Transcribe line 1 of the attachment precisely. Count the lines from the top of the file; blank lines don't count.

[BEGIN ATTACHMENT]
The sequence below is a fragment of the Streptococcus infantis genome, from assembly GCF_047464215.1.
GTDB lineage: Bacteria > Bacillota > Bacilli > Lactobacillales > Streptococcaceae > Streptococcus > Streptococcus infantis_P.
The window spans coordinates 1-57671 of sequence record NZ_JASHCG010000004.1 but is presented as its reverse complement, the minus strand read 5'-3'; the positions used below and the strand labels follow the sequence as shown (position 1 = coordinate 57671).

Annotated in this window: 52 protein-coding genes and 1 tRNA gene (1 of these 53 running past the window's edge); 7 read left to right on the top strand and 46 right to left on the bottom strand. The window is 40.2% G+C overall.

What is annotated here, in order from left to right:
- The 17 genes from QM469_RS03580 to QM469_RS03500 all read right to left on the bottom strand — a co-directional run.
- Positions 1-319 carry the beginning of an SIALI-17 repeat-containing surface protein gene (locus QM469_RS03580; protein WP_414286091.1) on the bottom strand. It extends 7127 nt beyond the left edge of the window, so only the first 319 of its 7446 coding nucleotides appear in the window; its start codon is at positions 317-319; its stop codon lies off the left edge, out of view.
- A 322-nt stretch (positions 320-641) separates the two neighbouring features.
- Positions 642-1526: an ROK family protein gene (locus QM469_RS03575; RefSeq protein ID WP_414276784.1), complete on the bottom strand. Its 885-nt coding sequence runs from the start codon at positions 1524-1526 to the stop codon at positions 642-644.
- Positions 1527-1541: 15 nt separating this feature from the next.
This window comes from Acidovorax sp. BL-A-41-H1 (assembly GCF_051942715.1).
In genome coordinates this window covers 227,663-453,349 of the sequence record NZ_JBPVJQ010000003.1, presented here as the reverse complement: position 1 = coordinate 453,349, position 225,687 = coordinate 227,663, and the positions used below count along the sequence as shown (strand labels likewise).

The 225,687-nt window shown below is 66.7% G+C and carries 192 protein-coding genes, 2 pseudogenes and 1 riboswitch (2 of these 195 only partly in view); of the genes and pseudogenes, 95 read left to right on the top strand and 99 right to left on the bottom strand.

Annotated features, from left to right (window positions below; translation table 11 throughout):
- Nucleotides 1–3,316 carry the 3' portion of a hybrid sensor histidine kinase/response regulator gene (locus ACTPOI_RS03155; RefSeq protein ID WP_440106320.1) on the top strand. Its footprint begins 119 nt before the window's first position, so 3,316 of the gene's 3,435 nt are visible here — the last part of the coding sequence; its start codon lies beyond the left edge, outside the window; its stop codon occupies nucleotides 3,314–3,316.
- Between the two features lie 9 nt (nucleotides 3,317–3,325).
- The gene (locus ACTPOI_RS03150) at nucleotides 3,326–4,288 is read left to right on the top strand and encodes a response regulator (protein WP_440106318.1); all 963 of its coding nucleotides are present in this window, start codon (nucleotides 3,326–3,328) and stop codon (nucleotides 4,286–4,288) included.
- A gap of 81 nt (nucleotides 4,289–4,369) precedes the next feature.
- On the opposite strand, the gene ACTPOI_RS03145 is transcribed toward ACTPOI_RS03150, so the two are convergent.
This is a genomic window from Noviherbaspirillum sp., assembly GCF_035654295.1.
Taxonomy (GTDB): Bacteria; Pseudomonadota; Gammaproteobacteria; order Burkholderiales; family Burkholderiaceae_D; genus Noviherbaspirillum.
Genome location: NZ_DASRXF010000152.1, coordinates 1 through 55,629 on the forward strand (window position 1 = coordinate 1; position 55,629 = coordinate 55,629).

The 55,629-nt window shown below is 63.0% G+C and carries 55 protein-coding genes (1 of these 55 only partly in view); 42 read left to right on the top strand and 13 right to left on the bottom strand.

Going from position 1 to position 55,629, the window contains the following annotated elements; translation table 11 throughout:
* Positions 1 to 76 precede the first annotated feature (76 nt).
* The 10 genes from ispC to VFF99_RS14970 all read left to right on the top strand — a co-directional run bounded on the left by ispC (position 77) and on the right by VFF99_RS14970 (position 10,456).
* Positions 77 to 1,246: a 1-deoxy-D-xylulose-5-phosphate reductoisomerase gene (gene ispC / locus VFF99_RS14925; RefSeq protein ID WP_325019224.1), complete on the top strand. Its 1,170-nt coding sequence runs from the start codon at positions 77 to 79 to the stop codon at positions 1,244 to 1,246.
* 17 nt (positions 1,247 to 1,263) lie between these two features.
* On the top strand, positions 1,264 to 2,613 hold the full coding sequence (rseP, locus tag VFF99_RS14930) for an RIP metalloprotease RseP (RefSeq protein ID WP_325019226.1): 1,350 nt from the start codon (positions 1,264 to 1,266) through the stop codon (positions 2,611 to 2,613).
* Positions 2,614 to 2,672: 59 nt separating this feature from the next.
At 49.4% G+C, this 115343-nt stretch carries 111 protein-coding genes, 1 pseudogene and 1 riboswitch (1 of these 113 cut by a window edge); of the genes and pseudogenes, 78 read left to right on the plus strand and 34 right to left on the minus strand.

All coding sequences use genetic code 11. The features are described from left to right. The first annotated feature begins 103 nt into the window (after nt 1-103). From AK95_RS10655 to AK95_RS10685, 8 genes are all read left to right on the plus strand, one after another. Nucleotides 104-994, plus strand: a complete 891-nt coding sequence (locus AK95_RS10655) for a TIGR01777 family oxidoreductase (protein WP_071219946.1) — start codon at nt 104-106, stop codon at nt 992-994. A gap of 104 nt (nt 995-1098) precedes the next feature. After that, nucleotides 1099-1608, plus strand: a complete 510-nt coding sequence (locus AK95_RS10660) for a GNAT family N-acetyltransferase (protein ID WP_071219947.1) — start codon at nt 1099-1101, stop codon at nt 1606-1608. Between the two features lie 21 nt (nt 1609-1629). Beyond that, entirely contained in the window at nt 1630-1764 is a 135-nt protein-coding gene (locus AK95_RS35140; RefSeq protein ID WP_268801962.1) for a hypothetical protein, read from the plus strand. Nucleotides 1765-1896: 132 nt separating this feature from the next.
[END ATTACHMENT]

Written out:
The sequence below is a fragment of the Streptococcus infantis genome, from assembly GCF_047464215.1.